The above applications illustrates the use of the invention to create virtual light sources for which the total area of the outcoupling structures is much greater than the area of the original LED package (by several orders of magnitude). In this way the brightness of the system is decreased dramatically (see eq. 2).
The inventive system is highly versatile and a few further examples follow. E.g. screen printed patterns of white dots on one or both glass layers (106, 110; 206, 210; 306, 310) are effective for outcoupling of light. However, other optical structures (e.g. refractive elements) can also be envisaged. A uniform light emitting wall can be designed by proper choice of the LED-array configuration (hexagonal, square, etc) and the dot size and density of the optical structures. The side-emitting LED packages 104; 204; 304; 404 may be white (phosphor converted) or colored (RGBA) or a mixture of various LED colors. The dot pattern can be printed over the whole glass surface or on only a part of the glass layers 106, 110; 206, 210; 306, 310. There is no need for overlap between the LED package position and the dot pattern.
When a viewer looks towards one of the two sides of the system (see e.g.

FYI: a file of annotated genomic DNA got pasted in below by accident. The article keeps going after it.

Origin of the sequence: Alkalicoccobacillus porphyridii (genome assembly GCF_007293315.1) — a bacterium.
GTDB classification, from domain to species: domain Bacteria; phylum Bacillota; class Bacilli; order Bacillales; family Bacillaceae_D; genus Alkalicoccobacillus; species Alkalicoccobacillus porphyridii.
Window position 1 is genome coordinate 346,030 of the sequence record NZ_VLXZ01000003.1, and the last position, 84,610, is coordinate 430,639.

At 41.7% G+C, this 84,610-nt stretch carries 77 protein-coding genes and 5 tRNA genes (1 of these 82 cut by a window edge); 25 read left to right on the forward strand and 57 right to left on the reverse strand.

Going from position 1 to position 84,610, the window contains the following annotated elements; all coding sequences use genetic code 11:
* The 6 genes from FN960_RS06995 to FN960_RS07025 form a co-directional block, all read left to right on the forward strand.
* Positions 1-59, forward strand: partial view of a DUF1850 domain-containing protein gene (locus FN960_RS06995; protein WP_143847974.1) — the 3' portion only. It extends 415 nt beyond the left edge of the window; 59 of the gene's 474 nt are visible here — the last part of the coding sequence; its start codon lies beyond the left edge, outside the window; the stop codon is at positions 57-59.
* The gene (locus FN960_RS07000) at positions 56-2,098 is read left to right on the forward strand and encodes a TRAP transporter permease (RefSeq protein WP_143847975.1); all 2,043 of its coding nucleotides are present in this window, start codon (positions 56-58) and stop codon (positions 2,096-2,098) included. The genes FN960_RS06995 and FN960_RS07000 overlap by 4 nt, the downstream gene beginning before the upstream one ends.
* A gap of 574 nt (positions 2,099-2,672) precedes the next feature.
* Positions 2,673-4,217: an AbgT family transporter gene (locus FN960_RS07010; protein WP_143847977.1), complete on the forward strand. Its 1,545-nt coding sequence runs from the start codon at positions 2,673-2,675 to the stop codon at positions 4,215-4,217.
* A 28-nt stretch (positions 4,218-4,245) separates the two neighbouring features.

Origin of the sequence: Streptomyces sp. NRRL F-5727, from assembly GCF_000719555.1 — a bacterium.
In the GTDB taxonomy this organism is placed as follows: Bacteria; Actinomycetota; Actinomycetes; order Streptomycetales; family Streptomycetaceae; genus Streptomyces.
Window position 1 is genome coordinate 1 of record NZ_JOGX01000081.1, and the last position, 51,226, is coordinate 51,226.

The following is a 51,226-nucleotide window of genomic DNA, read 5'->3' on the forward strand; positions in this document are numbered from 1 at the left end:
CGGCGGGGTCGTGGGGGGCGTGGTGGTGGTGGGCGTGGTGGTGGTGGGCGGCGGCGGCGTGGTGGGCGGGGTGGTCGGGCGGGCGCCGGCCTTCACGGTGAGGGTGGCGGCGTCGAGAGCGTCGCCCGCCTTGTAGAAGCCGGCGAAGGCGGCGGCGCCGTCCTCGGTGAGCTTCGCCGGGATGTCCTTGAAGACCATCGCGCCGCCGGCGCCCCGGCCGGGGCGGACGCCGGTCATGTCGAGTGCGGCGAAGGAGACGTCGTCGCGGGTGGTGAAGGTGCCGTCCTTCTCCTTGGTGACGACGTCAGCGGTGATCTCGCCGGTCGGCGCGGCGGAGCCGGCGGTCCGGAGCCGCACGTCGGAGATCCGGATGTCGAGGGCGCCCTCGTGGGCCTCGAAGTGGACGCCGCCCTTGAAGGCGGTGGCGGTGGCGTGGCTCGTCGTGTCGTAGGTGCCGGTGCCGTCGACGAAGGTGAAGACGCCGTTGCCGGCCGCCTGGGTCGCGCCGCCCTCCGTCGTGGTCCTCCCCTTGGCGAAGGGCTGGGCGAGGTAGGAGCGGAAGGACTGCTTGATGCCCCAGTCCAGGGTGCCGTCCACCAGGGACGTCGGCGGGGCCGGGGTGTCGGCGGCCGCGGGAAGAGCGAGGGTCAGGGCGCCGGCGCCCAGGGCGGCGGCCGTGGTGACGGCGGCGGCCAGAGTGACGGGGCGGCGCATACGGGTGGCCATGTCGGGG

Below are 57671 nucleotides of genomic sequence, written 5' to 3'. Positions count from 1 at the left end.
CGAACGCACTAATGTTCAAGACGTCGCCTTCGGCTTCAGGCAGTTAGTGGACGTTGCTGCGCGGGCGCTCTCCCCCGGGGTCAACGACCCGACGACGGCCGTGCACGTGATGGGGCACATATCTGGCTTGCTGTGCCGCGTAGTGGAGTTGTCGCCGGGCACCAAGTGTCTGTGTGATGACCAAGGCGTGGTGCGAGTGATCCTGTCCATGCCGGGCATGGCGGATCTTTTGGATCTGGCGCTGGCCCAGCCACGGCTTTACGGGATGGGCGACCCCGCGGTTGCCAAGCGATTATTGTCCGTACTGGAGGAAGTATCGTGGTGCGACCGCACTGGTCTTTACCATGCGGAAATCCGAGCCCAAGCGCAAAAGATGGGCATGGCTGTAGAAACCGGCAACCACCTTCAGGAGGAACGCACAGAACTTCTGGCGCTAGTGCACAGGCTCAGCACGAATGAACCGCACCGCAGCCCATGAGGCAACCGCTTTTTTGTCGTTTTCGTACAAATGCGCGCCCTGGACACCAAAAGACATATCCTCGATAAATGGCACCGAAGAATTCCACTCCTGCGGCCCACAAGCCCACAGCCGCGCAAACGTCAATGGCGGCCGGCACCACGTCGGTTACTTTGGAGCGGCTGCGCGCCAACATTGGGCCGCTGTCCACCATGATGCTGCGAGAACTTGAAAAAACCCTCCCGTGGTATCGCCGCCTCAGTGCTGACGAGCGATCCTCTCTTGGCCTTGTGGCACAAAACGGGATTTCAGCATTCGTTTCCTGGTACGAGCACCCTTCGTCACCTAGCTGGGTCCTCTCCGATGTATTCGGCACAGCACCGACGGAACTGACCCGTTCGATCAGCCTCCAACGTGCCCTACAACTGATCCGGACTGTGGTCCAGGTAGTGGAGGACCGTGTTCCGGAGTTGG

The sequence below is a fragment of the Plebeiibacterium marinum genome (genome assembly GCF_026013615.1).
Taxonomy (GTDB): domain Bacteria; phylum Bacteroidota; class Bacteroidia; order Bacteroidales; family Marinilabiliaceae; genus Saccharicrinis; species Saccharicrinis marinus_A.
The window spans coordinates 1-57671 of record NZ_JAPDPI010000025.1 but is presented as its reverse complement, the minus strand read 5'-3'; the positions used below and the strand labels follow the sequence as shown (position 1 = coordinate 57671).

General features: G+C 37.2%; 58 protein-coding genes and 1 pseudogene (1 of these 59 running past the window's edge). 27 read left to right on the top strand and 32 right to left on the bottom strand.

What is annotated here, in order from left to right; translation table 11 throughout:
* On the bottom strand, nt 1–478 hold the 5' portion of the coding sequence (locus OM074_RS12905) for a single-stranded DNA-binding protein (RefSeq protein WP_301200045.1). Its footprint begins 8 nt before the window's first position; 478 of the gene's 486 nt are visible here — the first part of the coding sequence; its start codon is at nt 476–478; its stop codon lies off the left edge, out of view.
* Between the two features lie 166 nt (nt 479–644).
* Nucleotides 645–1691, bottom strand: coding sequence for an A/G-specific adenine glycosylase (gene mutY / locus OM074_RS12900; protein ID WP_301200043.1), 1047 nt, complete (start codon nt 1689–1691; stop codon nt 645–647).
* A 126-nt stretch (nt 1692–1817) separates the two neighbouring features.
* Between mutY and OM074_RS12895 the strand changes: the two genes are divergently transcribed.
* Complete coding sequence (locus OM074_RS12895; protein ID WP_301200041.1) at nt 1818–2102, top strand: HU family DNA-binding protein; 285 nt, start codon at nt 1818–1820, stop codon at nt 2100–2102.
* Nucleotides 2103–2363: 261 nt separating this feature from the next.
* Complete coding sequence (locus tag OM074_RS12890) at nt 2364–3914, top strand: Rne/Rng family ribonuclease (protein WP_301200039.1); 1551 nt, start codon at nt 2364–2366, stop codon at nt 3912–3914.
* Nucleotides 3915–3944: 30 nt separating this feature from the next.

The system may also comprise a blue (or near-UV) light emitting LED packages combined with a phosphor pattern to generate white or colored light. To tune the CCT (color correlated temperature) of the light a mixture of phosphor (e.g. YAG:Ce) and white pigment (e.g. TiO2) can be used. The outcoupling structures 116; 216; 316 are not limited to a regular white dot pattern (or phosphor pattern). Also white (or phosphor containing) stripes can be applied, resulting in virtual 2D light sources. The outcoupling structures 116, 216, 316 generally emit light towards both directions of the glass layers, and hence the system. To limit light emission to only one side, outcoupling structures 116; 216; 316 may be made by a metal pattern on the surface of the glass layers 106, 110; 206, 210; 306, 310 with a white reflecting layer following the same pattern on top.
The outcoupling structures 116; 216; 316 can equally well be arranged/distributed/dispersed in the supporting layer, an example being small spheres with a diameter of 10-100 times the wavelength of light and having a different refractive index than the PVB. The spheres will cause Mie-scattering and thus will couple the light out of the system. The control of the emulsion of scattering particles inside the supporting layer allows for either homogeneous or patterned illumination.
The invention described is relevant for separation walls, decorative walls, shelves, as well as for illumination systems in general.